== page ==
When cotton candy was first introduced to America, it was considered to be the most popular color, and was sold in stores across the country.
But now, researchers say the popularity of cotton candy can be traced back to an unexpected source: the American Civil War.
Cotton candy was originally used in the United States as a form of propaganda during the American Revolution.
But it was soon superseded by the white man’s corn cob, which is still widely used today.
According to research conducted by researchers at the University of Illinois, it’s now believed that cotton candy originated in England.
The research is published in the Journal of Agricultural and Food Chemistry.
The paper states that cotton candies were originally used to make hats in 1796 and were originally a novelty item.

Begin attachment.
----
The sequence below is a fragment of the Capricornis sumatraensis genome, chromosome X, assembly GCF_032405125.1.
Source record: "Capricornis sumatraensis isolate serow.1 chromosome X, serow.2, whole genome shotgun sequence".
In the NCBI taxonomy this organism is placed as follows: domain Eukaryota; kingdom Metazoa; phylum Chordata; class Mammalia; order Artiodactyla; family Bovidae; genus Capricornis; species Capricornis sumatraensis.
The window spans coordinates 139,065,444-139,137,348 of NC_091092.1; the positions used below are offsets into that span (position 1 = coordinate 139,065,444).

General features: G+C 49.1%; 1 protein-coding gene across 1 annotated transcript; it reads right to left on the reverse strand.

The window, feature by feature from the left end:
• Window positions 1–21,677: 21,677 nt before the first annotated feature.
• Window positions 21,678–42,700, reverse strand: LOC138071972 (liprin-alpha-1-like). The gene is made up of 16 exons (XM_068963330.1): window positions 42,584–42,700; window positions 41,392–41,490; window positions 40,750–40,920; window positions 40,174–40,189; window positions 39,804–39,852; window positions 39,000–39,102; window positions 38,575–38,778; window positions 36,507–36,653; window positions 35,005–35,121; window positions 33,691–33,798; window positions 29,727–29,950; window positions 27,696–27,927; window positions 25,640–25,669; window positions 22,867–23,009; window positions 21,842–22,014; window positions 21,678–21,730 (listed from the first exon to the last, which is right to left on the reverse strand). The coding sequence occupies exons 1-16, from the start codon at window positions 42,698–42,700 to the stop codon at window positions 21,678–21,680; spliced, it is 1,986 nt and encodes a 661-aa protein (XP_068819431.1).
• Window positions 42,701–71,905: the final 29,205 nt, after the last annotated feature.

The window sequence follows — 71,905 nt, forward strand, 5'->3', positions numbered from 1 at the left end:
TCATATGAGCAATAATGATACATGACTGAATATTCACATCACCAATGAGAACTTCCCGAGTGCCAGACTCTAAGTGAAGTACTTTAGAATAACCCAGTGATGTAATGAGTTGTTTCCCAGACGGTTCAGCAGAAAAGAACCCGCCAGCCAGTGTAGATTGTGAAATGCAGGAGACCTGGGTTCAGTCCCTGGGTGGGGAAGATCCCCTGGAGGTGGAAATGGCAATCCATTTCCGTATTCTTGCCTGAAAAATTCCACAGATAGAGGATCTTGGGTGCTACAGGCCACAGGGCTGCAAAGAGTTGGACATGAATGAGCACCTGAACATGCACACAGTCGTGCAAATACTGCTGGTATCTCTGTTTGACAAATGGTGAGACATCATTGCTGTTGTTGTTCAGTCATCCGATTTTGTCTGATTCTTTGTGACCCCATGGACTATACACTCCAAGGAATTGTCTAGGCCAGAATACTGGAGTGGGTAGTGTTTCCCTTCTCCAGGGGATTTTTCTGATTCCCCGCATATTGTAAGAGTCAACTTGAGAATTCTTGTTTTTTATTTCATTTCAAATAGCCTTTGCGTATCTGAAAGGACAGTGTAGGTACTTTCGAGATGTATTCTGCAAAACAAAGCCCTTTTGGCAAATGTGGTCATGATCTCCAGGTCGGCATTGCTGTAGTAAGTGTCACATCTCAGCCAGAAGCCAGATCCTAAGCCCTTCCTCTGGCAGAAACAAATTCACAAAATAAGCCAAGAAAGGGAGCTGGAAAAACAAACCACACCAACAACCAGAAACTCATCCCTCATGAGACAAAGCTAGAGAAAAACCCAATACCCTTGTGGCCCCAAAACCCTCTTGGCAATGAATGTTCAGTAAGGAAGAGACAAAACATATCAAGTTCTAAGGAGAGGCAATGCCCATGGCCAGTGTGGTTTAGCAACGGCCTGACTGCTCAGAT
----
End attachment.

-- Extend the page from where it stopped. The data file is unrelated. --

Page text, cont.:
But by the 19th century, cotton candy had become the standard color in American homes, so the US government began using it as an advertising campaign.
The researchers also found that it has been linked to brain development and learning, and suggested that the chemical could be linked to a variety of cognitive functions.
The team is now working on a further study into the chemical and how it affects cognition and learning.